National Geographic : 2003 Nov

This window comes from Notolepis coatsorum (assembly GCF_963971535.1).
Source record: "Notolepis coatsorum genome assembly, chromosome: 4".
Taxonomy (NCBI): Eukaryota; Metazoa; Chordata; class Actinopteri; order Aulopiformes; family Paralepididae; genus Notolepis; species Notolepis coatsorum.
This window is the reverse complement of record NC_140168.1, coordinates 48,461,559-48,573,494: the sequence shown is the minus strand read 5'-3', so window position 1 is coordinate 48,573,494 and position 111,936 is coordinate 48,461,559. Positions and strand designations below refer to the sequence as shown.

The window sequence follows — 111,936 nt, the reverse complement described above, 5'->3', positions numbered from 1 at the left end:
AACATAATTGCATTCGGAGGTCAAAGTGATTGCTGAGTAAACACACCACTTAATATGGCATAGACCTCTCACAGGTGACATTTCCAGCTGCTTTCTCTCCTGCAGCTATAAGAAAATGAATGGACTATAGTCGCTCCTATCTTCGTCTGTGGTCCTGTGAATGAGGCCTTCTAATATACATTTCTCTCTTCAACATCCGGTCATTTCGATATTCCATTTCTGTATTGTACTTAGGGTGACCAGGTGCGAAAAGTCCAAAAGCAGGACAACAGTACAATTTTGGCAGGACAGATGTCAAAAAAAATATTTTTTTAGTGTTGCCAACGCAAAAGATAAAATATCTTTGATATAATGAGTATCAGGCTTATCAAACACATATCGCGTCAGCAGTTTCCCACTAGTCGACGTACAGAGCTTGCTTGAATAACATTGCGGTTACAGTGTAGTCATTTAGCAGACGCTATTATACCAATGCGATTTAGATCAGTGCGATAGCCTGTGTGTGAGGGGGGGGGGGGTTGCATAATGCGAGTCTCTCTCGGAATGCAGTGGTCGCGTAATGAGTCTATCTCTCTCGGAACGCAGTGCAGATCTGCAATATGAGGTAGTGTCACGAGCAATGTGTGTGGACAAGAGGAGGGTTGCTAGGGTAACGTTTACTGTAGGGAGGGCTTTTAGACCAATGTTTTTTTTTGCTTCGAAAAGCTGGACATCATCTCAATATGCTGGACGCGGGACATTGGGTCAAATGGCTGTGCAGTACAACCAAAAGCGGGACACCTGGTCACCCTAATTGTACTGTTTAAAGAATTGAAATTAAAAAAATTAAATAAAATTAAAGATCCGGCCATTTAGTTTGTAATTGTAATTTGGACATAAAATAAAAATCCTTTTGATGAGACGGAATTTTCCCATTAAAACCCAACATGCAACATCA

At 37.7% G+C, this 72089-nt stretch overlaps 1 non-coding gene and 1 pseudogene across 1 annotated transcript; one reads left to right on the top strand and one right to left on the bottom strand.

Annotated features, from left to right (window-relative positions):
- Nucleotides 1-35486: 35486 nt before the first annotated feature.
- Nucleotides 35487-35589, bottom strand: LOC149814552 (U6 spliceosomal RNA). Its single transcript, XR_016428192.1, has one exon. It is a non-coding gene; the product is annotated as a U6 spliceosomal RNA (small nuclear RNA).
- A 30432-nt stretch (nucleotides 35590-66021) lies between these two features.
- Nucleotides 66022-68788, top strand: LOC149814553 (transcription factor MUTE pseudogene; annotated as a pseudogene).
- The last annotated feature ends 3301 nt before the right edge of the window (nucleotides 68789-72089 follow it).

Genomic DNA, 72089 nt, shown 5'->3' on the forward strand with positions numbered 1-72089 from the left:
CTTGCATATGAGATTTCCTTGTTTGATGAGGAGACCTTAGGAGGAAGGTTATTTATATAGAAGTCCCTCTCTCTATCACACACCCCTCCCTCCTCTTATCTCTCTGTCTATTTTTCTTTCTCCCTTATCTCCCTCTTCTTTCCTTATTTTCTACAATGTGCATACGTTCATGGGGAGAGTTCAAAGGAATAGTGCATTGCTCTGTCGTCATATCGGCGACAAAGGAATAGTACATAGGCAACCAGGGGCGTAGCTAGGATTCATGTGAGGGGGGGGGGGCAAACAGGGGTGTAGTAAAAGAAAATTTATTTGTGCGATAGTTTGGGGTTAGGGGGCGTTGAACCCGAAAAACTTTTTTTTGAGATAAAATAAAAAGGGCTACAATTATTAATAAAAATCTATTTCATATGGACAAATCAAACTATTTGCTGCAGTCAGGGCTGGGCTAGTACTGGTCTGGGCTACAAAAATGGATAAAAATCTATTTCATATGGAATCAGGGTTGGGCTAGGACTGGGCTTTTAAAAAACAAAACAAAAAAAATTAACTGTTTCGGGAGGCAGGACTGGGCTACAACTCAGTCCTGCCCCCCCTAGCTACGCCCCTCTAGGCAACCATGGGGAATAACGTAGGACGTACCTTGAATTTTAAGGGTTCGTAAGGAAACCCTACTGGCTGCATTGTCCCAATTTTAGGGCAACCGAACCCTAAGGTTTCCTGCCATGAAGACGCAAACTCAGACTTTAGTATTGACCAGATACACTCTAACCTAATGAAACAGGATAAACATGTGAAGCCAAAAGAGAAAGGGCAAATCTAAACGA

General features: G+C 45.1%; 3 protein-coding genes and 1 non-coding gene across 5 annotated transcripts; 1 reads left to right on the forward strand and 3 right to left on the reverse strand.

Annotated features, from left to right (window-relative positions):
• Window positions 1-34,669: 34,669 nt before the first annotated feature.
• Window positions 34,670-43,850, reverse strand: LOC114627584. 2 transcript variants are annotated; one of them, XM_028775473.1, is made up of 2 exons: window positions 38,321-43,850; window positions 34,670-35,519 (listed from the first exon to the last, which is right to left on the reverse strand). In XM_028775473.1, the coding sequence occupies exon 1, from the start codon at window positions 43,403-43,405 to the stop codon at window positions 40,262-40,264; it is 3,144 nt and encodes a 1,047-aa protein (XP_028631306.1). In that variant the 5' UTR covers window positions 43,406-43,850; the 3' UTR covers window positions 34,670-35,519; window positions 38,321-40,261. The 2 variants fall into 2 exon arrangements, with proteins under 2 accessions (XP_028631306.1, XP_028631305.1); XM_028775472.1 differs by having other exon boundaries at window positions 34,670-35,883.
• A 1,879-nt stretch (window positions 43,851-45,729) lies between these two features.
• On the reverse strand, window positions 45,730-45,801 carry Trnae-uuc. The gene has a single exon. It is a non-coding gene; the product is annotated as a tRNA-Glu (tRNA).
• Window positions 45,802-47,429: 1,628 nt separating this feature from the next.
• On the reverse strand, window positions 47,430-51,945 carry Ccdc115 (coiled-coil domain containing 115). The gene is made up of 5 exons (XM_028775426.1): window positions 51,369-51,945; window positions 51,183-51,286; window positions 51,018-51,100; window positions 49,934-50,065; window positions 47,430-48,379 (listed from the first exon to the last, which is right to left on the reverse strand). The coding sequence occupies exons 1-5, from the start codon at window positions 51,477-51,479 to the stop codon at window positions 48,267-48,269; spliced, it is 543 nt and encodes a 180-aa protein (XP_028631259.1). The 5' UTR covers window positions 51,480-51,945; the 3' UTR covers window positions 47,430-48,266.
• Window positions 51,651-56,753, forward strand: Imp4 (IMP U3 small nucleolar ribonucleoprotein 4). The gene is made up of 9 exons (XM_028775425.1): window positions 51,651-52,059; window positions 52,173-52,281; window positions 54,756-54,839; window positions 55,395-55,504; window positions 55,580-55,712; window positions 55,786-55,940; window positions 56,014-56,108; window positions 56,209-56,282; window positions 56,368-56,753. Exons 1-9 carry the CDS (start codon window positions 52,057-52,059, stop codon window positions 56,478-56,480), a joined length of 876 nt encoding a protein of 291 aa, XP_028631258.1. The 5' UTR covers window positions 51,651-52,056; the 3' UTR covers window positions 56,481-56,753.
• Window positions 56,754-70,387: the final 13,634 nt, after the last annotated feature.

L. i olding a jutia, Javier Moriche (above) has reason to smile: There's protein for dinner. In a land where meat and money are scarce, some Cubans dispatch dogs to hunt these largely tree-dwelling rodents, ten species of which live in Cuba. Most are threatened or endangered, but some are plen tiful, especially in sparsely populated highlands like those near Moriche's home in the Sierra del Rosario Biosphere Reserve. Here the family earns extra cash by burning invasive tree species for charcoal and replanting native pine, part of a government-paid program of reforestation. Across Cuba a quiet revolution of organic gardening has taken root. With scant funds for pesticides and tractors, farmers near San Andres (below) use natural methods to control bugs and tend fields. Today small plots yield a bounty of fresh vegetables, a success in the struggle for sustainable agriculture.